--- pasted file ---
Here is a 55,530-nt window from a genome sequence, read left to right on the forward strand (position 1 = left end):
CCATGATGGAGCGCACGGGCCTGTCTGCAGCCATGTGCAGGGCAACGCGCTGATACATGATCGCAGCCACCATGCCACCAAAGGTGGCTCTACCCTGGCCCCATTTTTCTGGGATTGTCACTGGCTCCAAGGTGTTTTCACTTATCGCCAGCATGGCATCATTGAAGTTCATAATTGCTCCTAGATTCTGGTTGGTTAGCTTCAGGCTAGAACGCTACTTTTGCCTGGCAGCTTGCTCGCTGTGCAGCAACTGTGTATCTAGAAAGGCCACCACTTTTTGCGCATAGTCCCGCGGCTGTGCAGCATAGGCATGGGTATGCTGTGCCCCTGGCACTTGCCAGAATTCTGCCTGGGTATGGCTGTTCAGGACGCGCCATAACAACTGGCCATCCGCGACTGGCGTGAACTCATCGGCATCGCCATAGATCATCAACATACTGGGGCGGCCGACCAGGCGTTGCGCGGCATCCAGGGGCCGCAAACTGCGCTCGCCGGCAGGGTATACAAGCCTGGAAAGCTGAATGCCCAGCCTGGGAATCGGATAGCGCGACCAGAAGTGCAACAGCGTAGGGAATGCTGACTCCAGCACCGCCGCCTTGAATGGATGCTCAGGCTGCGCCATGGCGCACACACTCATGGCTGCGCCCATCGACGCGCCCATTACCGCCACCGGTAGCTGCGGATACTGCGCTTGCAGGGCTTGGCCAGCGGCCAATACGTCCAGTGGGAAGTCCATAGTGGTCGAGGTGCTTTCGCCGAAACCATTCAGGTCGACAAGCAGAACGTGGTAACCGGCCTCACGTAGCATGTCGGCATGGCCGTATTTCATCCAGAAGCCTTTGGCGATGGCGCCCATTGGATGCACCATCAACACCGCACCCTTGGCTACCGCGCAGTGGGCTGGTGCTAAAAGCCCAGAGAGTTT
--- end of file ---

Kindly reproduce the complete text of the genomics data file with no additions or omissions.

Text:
Here is a 55,530-nt window from a genome sequence, read left to right on the forward strand (position 1 = left end):
CCATGATGGAGCGCACGGGCCTGTCTGCAGCCATGTGCAGGGCAACGCGCTGATACATGATCGCAGCCACCATGCCACCAAAGGTGGCTCTACCCTGGCCCCATTTTTCTGGGATTGTCACTGGCTCCAAGGTGTTTTCACTTATCGCCAGCATGGCATCATTGAAGTTCATAATTGCTCCTAGATTCTGGTTGGTTAGCTTCAGGCTAGAACGCTACTTTTGCCTGGCAGCTTGCTCGCTGTGCAGCAACTGTGTATCTAGAAAGGCCACCACTTTTTGCGCATAGTCCCGCGGCTGTGCAGCATAGGCATGGGTATGCTGTGCCCCTGGCACTTGCCAGAATTCTGCCTGGGTATGGCTGTTCAGGACGCGCCATAACAACTGGCCATCCGCGACTGGCGTGAACTCATCGGCATCGCCATAGATCATCAACATACTGGGGCGGCCGACCAGGCGTTGCGCGGCATCCAGGGGCCGCAAACTGCGCTCGCCGGCAGGGTATACAAGCCTGGAAAGCTGAATGCCCAGCCTGGGAATCGGATAGCGCGACCAGAAGTGCAACAGCGTAGGGAATGCTGACTCCAGCACCGCCGCCTTGAATGGATGCTCAGGCTGCGCCATGGCGCACACACTCATGGCTGCGCCCATCGACGCGCCCATTACCGCCACCGGTAGCTGCGGATACTGCGCTTGCAGGGCTTGGCCAGCGGCCAATACGTCCAGTGGGAAGTCCATAGTGGTCGAGGTGCTTTCGCCGAAACCATTCAGGTCGACAAGCAGAACGTGGTAACCGGCCTCACGTAGCATGTCGGCATGGCCGTATTTCATCCAGAAGCCTTTGGCGATGGCGCCCATTGGATGCACCATCAACACCGCACCCTTGGCTACCGCGCAGTGGGCTGGTGCTAAAAGCCCAGAGAGTTT